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Disneyland Article
A Diamond Celebration In Sardineland
Cal Jones
It had been three or four years since I had last been to Disneyland. But, on May 22, my mother and I went, just the two of us. That day was the opening day, for lack of a better term, of the park's Diamond celebration. As a part of that, the parks were open for 24 hours, closing at 6 A.M. on May 23 for a few hours.

Rather inadvertently, we ended up parking in the "Toy Story" parking lot instead of Mickey and Friends, like we usually would. We were so used to turning left upon entering the esplanade, that when we did it this time, we ended up at the entrance to California Adventure, and we only had tickets to Disneyland, so that was a little embarrassing.

We entered the park at a little before ten that morning and I had the urge to make an angelic sound when we passed through the gates. The lines to get in belied the massive crowd going down Main Street. That essentially began the epitome of the phrase, "Don't judge a book by its cover."

While waiting to get on Space Mountain, my mother had mentioned that it was interesting to see the variety of happy people there. There were an array of tattoos, clothing styles, fandoms (the newer term for fan-club), folk you'd never expected to like Disney, and yet, here they were, waiting to get on rides at the Happiest Place on Earth, smiling and joking with the people around them. She then proceeded to tell me that I needed to find a guy like them and that there should be a Disney-centric dating site. I will admit I've never had any desire to join a dating site, but if it was centered around all things Disney, I might be interested in doing so.

Some of my favorite rides had received at least one update since I had been here, last. With Indiana Jones, effects with the Mara idol and the doors of the room he's in were more elaborate, mainly being something like electrical arcs going along the length of the wall. When we were trying to turn in our Fastpasses to ride it a second time it had broken down, I think right as we got there.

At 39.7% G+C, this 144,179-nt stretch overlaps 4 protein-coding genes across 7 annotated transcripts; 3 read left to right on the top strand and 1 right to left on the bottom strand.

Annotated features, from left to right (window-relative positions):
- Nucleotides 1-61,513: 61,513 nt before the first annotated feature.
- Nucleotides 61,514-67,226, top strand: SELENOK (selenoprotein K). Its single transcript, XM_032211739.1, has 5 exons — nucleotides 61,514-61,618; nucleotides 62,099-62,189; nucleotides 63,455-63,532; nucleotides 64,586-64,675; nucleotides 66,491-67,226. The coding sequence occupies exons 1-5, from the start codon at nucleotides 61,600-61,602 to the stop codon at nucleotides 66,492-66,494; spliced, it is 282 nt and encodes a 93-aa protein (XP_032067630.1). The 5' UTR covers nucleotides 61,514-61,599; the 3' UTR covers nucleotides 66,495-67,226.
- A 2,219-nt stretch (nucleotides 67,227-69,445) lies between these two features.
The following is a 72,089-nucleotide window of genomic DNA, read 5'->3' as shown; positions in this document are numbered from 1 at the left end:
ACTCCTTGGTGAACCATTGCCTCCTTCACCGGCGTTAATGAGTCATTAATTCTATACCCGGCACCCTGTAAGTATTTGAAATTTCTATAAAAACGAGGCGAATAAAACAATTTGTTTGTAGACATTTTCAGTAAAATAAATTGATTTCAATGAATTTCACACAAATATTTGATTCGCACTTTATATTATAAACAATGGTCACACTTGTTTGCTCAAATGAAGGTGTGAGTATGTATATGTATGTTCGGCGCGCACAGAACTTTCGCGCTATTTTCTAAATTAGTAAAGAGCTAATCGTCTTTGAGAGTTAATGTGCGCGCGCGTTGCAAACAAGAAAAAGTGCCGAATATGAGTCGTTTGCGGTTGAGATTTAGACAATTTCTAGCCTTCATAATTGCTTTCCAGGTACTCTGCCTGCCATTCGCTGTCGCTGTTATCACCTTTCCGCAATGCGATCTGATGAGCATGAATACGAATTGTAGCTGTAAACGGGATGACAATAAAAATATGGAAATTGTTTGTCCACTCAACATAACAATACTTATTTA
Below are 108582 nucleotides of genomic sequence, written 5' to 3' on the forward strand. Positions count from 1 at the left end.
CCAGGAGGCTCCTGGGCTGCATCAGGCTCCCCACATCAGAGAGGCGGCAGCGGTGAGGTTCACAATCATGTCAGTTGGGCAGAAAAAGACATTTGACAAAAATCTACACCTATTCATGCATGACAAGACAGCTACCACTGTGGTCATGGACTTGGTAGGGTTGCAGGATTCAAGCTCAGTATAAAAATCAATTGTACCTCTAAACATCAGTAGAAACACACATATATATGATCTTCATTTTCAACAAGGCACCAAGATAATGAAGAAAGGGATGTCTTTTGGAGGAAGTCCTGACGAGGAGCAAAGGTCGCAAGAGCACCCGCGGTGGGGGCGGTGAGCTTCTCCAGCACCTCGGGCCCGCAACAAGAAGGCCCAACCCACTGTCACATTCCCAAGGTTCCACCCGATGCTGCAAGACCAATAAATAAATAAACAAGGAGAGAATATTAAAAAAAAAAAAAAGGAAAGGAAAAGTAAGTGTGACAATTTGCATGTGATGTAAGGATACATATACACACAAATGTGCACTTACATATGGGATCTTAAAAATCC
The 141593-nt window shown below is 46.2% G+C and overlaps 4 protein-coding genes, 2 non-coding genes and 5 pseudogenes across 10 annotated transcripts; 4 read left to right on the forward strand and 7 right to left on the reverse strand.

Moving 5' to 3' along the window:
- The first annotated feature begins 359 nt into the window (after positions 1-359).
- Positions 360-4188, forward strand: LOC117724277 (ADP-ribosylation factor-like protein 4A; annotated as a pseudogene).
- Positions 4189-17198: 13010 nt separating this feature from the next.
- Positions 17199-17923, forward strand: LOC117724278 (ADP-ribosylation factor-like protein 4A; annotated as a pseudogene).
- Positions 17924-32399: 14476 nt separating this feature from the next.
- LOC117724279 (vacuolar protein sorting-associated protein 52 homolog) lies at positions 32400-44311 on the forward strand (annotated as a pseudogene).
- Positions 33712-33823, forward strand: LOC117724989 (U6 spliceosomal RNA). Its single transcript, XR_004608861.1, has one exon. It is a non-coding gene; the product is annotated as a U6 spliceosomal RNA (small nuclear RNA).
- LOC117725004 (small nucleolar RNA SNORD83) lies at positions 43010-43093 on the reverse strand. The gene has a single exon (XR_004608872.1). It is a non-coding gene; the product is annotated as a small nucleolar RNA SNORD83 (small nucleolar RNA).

As a child, my older brother had been terrified of Harold, the yeti on the Matterhorn, and that was when Harold was really just eyes. Harold is no longer the static creature that roars at you; now he actually swipes at you as you pass in your toboggan. An older toboggan and Skyway cup have crashed in the scene at the top. In a really cool projection on the wall of the first big hill, he also pounds on a slab of mostly transparent ice while growling. It startled me a bit but it wasn't exactly the near-pants-wetting experience two women waiting behind us apparently had. But, I'm a difficult person to scare.

Space Mountain remained, for the most part, unchanged, save the space module in the loading area, though that was actually done in 2005 rather than the 2010s. We got seated in the back for the first time ever and discovered that it was a bit whippy. My sea legs are better than my land legs and, it turns out, my space legs are clearly even worse. Thunder Mountain's updates were dynamite. Seriously, there were sticks of dynamite everywhere outside the caverns. On either side of one of the tunnels in which the train ascends, there were fuses that were "lit" and led to more explosives which, of course, blew up. It was awesome. We were in the front of that one, also for the first time ever, and I noticed that about three cars, excluding the engine, had to go over the larger hills before the train was released from the chain lift.